Root Canal: Indications,
Procedure, and Risks
B L O G | S U N R I S E D E N T I S T R Y
Decades ago, root canals were known for
being painful. Fortunately, advancements in
medical technologies and local anesthetics
make a patient’s experience very little to no
pain, which means fewer people are avoiding
What Is a Root Canal?
A root canal refers to the tooth’s inner
passages between the pulp and tooth roots. It
is also a term used to define a dental
procedure that involves removing infected
material to relieve root canal pain.
The root canal contains nerves and blood
responsible for the hot and cold sensation.
When an adult tooth has emerged from the
gums, the tooth’s nerves no longer serve any
other functions besides sensing cold, heat,
and other stimuli.
For this reason, a root canal treatment is highly
medically necessary when something is wrong.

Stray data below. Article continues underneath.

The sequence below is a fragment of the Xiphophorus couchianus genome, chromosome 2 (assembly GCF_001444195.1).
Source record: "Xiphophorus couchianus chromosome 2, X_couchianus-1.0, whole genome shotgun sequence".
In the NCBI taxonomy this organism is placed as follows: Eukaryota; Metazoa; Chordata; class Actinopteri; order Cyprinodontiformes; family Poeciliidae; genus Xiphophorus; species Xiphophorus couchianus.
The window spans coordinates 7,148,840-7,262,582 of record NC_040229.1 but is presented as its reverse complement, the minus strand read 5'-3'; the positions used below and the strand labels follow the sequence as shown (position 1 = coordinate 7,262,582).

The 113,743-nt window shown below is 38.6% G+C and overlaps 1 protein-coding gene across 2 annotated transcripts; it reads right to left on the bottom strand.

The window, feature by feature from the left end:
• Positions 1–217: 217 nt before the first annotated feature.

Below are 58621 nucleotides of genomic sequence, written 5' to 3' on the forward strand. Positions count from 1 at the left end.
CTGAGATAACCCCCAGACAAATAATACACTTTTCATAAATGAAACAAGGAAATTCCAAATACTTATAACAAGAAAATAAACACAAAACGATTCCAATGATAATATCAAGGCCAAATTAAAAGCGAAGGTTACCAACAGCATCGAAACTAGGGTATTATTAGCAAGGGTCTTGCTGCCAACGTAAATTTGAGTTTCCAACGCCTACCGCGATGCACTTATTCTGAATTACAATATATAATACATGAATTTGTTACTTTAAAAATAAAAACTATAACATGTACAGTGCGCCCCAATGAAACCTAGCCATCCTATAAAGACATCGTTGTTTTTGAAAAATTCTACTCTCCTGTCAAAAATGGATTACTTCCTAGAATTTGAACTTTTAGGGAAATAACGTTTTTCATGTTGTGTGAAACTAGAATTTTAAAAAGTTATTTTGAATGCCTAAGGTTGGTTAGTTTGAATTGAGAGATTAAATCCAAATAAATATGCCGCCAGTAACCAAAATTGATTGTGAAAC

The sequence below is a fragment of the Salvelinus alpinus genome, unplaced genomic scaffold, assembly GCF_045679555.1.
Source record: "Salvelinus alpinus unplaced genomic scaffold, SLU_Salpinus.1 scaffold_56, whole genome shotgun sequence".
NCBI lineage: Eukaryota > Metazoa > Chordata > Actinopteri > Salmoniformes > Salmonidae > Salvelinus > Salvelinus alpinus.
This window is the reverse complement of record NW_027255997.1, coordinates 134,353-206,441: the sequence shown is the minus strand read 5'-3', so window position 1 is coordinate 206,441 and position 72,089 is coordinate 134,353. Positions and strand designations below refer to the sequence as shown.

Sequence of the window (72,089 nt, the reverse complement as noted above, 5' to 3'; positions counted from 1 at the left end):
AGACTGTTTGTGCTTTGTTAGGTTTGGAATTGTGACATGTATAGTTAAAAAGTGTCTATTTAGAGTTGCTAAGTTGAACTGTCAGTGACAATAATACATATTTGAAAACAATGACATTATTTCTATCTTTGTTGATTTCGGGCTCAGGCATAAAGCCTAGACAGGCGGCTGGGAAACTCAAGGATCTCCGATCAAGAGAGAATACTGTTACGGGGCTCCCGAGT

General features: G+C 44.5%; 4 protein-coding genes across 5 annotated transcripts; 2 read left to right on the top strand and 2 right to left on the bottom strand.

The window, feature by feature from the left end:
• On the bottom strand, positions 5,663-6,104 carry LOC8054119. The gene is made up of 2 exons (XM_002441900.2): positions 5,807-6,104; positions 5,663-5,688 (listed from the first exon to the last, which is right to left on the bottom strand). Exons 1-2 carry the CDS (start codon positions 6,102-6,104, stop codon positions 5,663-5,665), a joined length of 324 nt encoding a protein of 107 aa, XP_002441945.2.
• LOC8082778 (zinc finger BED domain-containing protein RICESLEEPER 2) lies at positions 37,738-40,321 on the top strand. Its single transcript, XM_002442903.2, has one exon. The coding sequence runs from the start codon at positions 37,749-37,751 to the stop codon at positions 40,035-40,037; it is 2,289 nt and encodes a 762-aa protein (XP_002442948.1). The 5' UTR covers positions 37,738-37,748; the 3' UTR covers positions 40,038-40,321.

Removing the nerve in an infected tooth is also
part of the standard procedure for treating pain
due to decay, damage, or an infection in the
Why Do People Get Root Canals?
People often settle for root canal treatment to
relieve the pain in their root canals. The
common causes include decay, infection, and
occasionally damage from other sources.
Damage: If you notice cracks and chips in a
tooth, this will eventually cause root canal
Decay: Tooth decay that has deeply
penetrated the outer layers can also lead to
the same result.
Infection: Infection happens when there is a
detected growth of bacteria in a particular
tooth. Bacteria may enter through a dental
cavity or a chip and crack in a tooth, and this
is able to spread all the way down to its root.
How Is the Root Canal Procedure Done?
The procedure starts with an appointment.
Once you arrive for your appointment, a dental
technician will welcome you and escort you to
be situated in a dental chair. You will then be
given a bib to place around your neck to
prevent staining your clothes.
The following steps will be completed t